A federal appeals court has overturned part of a 2008 loosening of U.S. media-ownership rules that made it easier to own a newspaper and a broadcast outlet in a single market.
The U.S. Court of Appeals for the Third Circuit said on Thursday that this cross-ownership portion of the Federal Communications Commission's order had failed to meet notice and comment requirements set out by law.
The court's narrow ruling on procedural grounds left most of the 2008 order intact along with the FCC's authority to preserve media competition, a blow to proponents of fewer ownership restrictions such as the National Association of Broadcasters.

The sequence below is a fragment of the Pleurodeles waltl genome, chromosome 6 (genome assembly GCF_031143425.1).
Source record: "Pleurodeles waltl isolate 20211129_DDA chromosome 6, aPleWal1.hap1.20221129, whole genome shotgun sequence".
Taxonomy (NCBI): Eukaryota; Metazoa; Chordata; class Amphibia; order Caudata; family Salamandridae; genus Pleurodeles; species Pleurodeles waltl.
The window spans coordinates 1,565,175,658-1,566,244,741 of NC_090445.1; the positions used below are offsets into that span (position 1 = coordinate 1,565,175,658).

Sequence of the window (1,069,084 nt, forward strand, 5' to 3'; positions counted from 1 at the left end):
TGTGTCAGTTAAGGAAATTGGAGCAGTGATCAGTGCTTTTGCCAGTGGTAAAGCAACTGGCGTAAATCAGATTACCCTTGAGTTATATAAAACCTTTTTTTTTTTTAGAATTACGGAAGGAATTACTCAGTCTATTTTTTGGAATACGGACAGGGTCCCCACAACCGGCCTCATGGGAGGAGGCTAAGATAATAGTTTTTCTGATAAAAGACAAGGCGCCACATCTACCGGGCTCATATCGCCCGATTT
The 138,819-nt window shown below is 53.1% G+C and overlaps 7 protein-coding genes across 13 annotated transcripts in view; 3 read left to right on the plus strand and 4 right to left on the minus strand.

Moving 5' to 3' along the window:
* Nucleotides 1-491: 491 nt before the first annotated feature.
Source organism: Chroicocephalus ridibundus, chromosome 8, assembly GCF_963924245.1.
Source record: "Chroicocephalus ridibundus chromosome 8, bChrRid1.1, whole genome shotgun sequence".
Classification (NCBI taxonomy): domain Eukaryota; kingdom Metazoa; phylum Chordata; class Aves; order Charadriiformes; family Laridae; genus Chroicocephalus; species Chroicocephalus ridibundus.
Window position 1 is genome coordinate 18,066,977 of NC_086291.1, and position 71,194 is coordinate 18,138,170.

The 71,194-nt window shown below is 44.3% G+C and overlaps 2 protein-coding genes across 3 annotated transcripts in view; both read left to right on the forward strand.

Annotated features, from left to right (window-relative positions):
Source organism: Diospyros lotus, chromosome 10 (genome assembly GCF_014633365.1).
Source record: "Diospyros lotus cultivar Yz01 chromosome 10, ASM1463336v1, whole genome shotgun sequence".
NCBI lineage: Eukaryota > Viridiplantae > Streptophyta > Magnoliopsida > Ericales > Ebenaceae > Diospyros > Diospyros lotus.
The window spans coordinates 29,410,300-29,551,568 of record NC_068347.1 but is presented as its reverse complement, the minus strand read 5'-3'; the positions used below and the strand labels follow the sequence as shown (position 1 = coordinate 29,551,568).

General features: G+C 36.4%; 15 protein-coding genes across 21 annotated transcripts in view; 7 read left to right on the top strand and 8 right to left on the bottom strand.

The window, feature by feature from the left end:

"At first glance the ruling appears to be a defeat for the broadcast/newspaper industries," said Stifel Nicolaus analysts in a note to clients.
In late 2007, the FCC narrowly approved a loosening of its three-decade-old restrictions on ownership of a newspaper and broadcast outlet in the 20 biggest U.S. cities, over the objections of consumer groups and some lawmakers.
The decision by then-FCC Chairman Kevin Martin, with the support of his two Republican colleagues, was challenged by public interest groups seeking greater competition and diversity in the industry.